Our CV template editing guide (link below) is very useful for editing templates built with tables like this one - as a minimum, we'd suggest turning on 'text boundaries' so you can see where the hidden tables are. The CV uses two fonts: Open Sans Light and Open Sans, both of which can be downloaded from Google fonts without charge. It's best to install these first before opening up the template. Finally, watch the spacing as you replace the dummy information with your own - most paragraphs have 6pt above and below, but the headers have 8pt with text expanded by 1pt. If you paste info in using Paste Special > Unformatted text, it should take on the style and spacing of the dummy information.
Text preview of this CV template:
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Abigay Clarke MAAT
123, HILLY LANE, WEST CITY, NG1 234 | 07456 123456 ABIGAYCLARKE@HOTMAIL.COM
I am a senior accountant (MAAT) with 7+ years in practice, having exposure to accounts preparation, client bookkeeping, corp tax and VAT. I have proven communication, organisation and leadership skills developed through managing and mentoring a team of 5 in my current role. I am a competent user of SAGE, Xero and Quickbooks, together with Excel, Word and Outlook. I am looking for a full time role as a senior accountant and look forward to helping you further grow your business.
Star Accounts Limited, Nottingham
2014 – date
- Dealing with medium to large client companies across a range of sectors.
- Preparing accounts for Limited Companies, Partnerships and Sole Traders.
- Bookkeeping and VAT prep.
- Taxation work.
- Completion of management accounts.
- Preparing Balance Sheet account reconciliations for cash, accounts payable, accruals, prepaids etc.
- Ensuring that all supporting schedules are maintained and up-to-date.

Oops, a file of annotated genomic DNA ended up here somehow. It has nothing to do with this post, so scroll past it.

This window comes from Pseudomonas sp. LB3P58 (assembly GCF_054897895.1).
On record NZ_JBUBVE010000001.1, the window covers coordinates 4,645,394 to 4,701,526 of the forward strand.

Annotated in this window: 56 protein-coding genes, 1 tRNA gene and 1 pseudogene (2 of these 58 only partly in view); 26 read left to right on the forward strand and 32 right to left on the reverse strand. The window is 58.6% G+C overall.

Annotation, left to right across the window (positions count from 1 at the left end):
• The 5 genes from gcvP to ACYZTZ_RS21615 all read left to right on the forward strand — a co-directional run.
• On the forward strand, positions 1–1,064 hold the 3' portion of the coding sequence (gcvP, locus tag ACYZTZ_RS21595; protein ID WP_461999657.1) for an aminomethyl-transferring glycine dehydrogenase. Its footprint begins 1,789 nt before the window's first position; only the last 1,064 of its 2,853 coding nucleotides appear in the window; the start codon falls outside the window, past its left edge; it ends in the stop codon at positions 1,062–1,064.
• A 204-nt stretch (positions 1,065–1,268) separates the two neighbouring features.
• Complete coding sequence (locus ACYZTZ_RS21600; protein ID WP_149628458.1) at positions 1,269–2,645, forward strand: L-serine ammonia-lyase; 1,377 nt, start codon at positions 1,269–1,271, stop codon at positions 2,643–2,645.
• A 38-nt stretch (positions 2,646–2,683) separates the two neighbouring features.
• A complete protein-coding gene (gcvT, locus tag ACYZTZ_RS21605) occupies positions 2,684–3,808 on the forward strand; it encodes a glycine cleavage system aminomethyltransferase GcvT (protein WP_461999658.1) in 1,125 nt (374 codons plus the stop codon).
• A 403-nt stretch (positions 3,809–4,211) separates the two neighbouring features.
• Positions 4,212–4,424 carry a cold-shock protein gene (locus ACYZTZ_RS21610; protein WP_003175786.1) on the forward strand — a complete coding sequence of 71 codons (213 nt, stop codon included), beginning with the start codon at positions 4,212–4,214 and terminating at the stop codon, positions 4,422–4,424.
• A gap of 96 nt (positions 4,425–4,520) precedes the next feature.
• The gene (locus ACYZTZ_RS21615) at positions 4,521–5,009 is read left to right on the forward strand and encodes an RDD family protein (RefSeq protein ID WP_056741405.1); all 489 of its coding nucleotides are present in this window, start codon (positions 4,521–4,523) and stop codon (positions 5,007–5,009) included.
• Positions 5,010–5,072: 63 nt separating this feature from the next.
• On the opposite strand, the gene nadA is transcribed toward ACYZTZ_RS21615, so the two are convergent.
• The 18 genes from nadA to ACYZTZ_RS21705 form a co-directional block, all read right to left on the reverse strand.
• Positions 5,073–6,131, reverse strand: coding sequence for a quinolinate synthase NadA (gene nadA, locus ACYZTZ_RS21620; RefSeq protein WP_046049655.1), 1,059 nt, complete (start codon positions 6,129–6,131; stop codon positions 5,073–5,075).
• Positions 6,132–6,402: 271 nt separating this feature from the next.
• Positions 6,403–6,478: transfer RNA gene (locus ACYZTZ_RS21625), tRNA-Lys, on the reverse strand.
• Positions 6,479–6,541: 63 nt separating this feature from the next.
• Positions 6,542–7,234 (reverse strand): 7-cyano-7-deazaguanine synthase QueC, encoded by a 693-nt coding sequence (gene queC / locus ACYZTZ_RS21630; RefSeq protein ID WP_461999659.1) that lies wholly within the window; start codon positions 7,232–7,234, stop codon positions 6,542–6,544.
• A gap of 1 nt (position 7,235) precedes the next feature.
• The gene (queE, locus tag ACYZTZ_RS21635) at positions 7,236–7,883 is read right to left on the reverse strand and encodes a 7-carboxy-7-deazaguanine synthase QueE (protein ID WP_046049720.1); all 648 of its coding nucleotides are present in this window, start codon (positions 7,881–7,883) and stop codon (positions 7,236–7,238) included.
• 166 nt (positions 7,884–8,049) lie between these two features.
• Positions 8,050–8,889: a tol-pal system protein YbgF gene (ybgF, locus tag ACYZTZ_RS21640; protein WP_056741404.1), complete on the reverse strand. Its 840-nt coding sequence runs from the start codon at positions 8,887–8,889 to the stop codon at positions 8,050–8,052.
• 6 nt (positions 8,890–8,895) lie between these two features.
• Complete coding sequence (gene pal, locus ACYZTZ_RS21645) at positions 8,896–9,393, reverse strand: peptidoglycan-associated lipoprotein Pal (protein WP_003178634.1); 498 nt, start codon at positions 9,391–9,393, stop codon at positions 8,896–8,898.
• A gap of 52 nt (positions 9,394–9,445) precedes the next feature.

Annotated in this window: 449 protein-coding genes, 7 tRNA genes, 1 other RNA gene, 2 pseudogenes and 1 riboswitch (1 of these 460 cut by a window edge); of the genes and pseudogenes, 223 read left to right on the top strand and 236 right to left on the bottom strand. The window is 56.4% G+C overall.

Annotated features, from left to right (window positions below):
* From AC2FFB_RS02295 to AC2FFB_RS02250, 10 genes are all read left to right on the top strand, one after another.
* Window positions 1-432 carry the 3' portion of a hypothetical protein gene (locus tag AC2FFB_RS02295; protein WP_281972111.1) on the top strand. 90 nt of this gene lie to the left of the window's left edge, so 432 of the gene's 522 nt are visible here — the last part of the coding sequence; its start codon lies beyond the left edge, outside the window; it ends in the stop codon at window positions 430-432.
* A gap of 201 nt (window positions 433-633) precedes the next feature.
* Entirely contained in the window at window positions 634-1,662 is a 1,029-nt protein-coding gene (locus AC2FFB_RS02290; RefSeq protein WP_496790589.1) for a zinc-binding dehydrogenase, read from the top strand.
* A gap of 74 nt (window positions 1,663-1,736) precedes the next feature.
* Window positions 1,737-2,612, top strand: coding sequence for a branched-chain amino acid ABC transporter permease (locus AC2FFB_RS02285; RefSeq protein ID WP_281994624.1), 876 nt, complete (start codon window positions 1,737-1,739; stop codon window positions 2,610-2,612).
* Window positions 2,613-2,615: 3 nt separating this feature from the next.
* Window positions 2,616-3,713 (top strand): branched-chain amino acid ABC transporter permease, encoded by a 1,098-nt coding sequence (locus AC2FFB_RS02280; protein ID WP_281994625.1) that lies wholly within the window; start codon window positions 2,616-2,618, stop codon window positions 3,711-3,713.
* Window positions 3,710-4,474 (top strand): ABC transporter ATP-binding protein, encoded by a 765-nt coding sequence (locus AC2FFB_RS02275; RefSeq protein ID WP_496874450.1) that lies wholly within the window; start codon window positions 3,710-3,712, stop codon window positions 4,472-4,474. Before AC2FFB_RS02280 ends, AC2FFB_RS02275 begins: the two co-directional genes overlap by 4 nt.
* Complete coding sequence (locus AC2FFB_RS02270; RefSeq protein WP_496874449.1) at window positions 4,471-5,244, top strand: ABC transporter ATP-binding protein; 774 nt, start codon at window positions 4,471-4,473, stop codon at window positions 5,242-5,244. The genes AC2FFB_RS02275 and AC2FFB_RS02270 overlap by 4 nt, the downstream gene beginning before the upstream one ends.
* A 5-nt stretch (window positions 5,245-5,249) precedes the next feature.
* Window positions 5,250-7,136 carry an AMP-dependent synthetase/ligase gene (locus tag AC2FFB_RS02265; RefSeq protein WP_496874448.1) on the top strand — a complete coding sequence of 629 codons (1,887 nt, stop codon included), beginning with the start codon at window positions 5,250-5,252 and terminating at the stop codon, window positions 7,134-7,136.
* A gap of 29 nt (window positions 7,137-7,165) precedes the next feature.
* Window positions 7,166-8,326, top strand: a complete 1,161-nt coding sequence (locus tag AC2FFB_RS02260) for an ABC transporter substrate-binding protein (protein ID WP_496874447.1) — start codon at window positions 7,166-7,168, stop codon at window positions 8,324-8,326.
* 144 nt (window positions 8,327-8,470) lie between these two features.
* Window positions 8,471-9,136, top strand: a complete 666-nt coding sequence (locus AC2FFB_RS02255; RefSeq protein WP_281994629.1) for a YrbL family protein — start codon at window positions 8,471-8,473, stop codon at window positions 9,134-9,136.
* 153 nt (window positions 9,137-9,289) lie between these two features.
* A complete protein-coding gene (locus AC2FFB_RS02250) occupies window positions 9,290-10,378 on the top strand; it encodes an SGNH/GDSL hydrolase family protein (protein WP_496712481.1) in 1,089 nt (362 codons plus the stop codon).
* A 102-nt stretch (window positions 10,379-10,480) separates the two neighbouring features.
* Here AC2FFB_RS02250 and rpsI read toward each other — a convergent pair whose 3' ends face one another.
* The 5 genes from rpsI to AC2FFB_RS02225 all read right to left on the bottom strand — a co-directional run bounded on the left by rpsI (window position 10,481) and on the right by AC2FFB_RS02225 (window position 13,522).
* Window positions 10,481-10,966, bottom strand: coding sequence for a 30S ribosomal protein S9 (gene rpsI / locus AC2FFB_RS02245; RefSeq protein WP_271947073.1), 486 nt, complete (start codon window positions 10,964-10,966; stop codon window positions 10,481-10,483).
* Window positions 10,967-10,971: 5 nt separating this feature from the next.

- Holding client meetings.
- Managing and mentoring 5 junior members of the team.
Moonbeam Accounts Limited
2012 – 2014
- Handling matters for a broad range of clients large and small from the initial client meeting right through to completion of work and acting as a key point of contact throughout.
- Production of annual accounts using a variety of systems and spreadsheets (with relevant disclosures and explanatory notes and schedules).
- In my final year, managing and mentoring 2 junior members of the team
- Implementing and maintaining internal processes.
- Providing advice and technical expertise to junior staff across the business on a range of tax, VAT and other technical matters.
2013 : Professional Diploma in Accounting (Level 4) (MAAT)
2012 : Advanced Diploma in Accounting (Level 3)
2011 : Foundation Certificate in Accounting (Level 2)
Institute of Financial Accountants
Association of International Accountants
- Superb knowledge of accounting regulations and procedures
- Excellent knowledge of MS Excel including Vlookups and pivot tables
- Solid experience in payroll
- Strong analytical skills, excellent time management and very good attention to detail.
- Experience with SAGE 50 Cloud, Xero and Quickbooks
- Very good customer-service skills
- Well-developed communication skills both verbal and written, both with colleagues and clients
- Proven ability to work consistently and reliably even with tight deadlines
- Very good level of numerical accuracy
Outside of work, I enjoy playing netball, outdoor climbing and hiking in the mountains. I am also an avid reader of non-fiction books with a keen interest in the history of Wales, my parents’ birthplace.
Harry Jones, CEO
Star Accounts Limited
123 Low Road, The City, NG1 234
Earl Spencer, CEO
Moonbeam Accounts Limited
123 High Road, The City, NG1 234
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4 things to avoid when filling in your accountant CV template
Your CV is the one chance you’ll get to impress an employer, and hopefully make them want to pick up the phone and haul you in for an interview.